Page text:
3. I want to try this, but am also concerned about herbicides. I have not found a source for organic straw, so maybe the better approach is to ask about use of specific herbicides. Meanwhile, I came upon some information about “No-dig gardening” which basically comprises making a multi layered sheet mulch sandwich as a planting medium. It involves straw, but apparently any dry grassy plant matter will work. It also seems like it would cost less, depending if you already had compost, manure, and topsoil to use, as it is about 3/4 dry grass and/or straw. I’ll let you know how it works.

  4. I live in the lower midwest near St. Louis, and I know that very few herbicides are used on wheat in this area, so there shouldn’t be issues here (I used to work in agriculture). I have no idea about wheat grown under irrigation out in the western states, or spring wheat in the upper midwest. Call the extension office in your area, or email the extension specialists at your land grant institution and ask. every state has a land grant institution, and many heavily ag states will even have a weed extension specialist.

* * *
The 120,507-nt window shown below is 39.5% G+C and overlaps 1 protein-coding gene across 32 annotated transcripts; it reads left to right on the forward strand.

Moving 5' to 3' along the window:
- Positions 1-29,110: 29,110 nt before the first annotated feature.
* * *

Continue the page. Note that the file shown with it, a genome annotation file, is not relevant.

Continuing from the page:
5. I live in the eastern SFV and I tried straw bales last year to bad effect. While deep in the bales would stay wet the root balls of all the plants wouldn’t penetrate into the straw. The top soil dried out and the plants were plagued with pests. Right next to it I had a makeshift raised bed that was filled with suburban fill excavated from my front yard. The plants that were the same between the two beds were killed by the heat and pests in the straw bales but thrived in the raised bed. The only thing I can image was that the bales on concrete. I will note use this method again. At least I have six bales with of compost…